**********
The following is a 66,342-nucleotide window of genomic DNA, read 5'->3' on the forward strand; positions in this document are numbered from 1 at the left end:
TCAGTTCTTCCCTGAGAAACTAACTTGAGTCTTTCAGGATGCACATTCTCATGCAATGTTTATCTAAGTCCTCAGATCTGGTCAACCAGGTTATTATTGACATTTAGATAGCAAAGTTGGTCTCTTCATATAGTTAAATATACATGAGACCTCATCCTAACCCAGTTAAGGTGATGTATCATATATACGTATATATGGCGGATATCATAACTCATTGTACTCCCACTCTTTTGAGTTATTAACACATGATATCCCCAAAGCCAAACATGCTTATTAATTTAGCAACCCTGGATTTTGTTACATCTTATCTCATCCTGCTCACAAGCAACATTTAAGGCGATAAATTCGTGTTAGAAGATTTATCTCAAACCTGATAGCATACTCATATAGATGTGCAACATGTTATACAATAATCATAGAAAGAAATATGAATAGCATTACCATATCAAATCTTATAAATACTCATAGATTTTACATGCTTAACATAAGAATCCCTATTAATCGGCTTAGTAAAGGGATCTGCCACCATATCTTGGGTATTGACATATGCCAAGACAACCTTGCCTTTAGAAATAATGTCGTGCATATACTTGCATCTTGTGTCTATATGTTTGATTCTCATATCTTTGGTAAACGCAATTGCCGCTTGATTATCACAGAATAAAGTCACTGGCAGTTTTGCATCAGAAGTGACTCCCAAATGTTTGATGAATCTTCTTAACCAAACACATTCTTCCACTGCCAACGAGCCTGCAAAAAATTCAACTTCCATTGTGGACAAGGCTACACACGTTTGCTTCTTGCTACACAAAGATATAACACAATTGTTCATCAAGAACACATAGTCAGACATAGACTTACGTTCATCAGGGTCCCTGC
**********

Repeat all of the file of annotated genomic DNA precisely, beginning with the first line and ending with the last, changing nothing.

The following is a 66,342-nucleotide window of genomic DNA, read 5'->3' on the forward strand; positions in this document are numbered from 1 at the left end:
TCAGTTCTTCCCTGAGAAACTAACTTGAGTCTTTCAGGATGCACATTCTCATGCAATGTTTATCTAAGTCCTCAGATCTGGTCAACCAGGTTATTATTGACATTTAGATAGCAAAGTTGGTCTCTTCATATAGTTAAATATACATGAGACCTCATCCTAACCCAGTTAAGGTGATGTATCATATATACGTATATATGGCGGATATCATAACTCATTGTACTCCCACTCTTTTGAGTTATTAACACATGATATCCCCAAAGCCAAACATGCTTATTAATTTAGCAACCCTGGATTTTGTTACATCTTATCTCATCCTGCTCACAAGCAACATTTAAGGCGATAAATTCGTGTTAGAAGATTTATCTCAAACCTGATAGCATACTCATATAGATGTGCAACATGTTATACAATAATCATAGAAAGAAATATGAATAGCATTACCATATCAAATCTTATAAATACTCATAGATTTTACATGCTTAACATAAGAATCCCTATTAATCGGCTTAGTAAAGGGATCTGCCACCATATCTTGGGTATTGACATATGCCAAGACAACCTTGCCTTTAGAAATAATGTCGTGCATATACTTGCATCTTGTGTCTATATGTTTGATTCTCATATCTTTGGTAAACGCAATTGCCGCTTGATTATCACAGAATAAAGTCACTGGCAGTTTTGCATCAGAAGTGACTCCCAAATGTTTGATGAATCTTCTTAACCAAACACATTCTTCCACTGCCAACGAGCCTGCAAAAAATTCAACTTCCATTGTGGACAAGGCTACACACGTTTGCTTCTTGCTACACAAAGATATAACACAATTGTTCATCAAGAACACATAGTCAGACATAGACTTACGTTCATCAGGGTCCCTGC